This market is considered an “ideal type” or a market that bears the comparison for real-market structures. Theoretically, perfect competition is the direct opposite of a monopoly. For the case of monopoly, there is only a single firm in charge of producing and supplying a product or service, and they can price it any way they want. The consumer has no alternative, and would-be competitors cannot enter the market.

In perfect competition, there is equilibrium between demand and supply. In other words, there are many buyers and sellers; hence the price is determined by these variables. Companies don’t reap much profit, but just enough to stay in business. Any attempt to gain excess profits will attract other firms in the market, driving profits even lower. 

Large, homogeneous markets 

In a perfect competition setting, there is enough supply and demand. The sellers are mostly small companies, as opposed to large corporations that can control prices. The product has minimal differences in terms of capabilities, features, and prices. Hence, buyers cannot differentiate between the products by only looking at the physical appearance like size and color or intangible values like the brand. And because there is a large population of both buyers and suppliers, supply and demand remain fairly constant within the market. Also, a buyer has a chance to substitute specific products from one firm for another's easily.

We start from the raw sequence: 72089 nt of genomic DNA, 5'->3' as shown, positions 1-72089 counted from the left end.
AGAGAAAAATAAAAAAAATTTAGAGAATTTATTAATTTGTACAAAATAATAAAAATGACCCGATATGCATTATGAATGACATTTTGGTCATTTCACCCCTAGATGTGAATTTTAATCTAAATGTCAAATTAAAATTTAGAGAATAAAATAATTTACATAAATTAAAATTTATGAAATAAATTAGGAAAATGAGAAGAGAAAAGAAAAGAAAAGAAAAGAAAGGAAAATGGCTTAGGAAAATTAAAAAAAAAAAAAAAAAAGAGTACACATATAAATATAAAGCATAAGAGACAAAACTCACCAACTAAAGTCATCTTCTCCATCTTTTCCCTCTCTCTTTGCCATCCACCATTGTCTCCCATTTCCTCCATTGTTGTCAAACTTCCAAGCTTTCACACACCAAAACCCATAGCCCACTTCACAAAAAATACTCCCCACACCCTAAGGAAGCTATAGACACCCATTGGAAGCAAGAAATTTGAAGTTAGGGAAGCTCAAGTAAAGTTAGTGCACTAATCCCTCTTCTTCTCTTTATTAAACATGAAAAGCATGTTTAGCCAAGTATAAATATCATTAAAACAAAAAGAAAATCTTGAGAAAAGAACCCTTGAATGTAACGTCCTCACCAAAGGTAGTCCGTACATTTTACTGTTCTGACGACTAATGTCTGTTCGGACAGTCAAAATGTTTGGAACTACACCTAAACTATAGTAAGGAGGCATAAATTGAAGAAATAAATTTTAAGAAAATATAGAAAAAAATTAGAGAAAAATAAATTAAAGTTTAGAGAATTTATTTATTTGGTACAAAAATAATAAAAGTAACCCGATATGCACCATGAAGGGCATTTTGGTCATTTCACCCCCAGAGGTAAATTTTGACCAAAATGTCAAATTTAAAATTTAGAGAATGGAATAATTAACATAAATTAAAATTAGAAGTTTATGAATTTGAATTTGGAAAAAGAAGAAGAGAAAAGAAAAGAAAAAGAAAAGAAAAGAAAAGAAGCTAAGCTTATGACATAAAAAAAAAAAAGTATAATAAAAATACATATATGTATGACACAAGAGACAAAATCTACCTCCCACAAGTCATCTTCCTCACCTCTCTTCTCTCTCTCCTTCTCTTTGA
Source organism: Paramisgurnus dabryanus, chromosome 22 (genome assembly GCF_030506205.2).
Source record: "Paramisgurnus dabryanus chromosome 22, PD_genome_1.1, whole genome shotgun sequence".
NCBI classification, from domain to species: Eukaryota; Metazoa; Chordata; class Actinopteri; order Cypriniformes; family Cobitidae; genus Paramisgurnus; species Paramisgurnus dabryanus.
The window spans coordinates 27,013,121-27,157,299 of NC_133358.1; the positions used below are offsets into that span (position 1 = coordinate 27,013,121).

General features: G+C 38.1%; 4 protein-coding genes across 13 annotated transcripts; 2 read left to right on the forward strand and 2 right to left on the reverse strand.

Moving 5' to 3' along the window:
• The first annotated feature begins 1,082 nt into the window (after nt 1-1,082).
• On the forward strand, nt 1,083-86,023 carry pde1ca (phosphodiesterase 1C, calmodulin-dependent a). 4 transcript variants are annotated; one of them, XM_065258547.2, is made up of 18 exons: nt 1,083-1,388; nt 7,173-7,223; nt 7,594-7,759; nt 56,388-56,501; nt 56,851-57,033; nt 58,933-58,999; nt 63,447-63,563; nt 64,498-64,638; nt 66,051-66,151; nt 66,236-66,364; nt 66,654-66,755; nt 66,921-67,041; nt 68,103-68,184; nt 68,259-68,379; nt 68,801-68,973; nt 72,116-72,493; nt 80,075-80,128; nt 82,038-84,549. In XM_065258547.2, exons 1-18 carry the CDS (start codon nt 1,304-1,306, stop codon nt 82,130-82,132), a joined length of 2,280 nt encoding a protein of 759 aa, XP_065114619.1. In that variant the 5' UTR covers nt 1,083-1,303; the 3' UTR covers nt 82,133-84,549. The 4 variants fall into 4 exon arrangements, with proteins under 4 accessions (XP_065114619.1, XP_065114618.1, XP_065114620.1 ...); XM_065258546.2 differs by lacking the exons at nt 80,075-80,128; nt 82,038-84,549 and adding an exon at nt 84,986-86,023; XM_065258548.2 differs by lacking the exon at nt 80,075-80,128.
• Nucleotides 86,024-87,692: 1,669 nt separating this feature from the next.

Perfect information 

People and firms make decide based on available information. And in this case, there is information about the ecosystem and competition in a market that creates a significant advantage. For example, when there is knowledge about component sourcing and supplier pricing, individual firms may grow faster. Information about patents and researcher plans can have companies in pharmaceutical and technology initiate strategies that beat their competition. 

Such issues are not in a perfectly competitive market. This is because the information is equally and freely available. This means, every firm produces its goods and serves at precisely the same rate and using the same techniques as the other companies in the same market. 

No controls 

In many instances, governments play a significant role in market systems. They impose regulations and price controls that shield both suppliers and consumers. Hence, they can control how firms enter or exit the markets. For instance, there are laws governing how the pharmaceutical industry does its research, product, and sale of drums. 

These rules call for hefty capital investments, including employees such as legal advisors and quality assurance, as well as infrastructure like machinery. When the costs are put together, it becomes costly for a company to bring a drug on the market. 

The technology industry, on the other hand, works with less oversight. This means starting a company in technology is much easier and cheaper, and doing so in the pharmaceutical industry. 

In a perfectly competitive environment, these controls do not exist. There is no restriction on how firms enter and exit the market. 

Transportation is cheap and efficient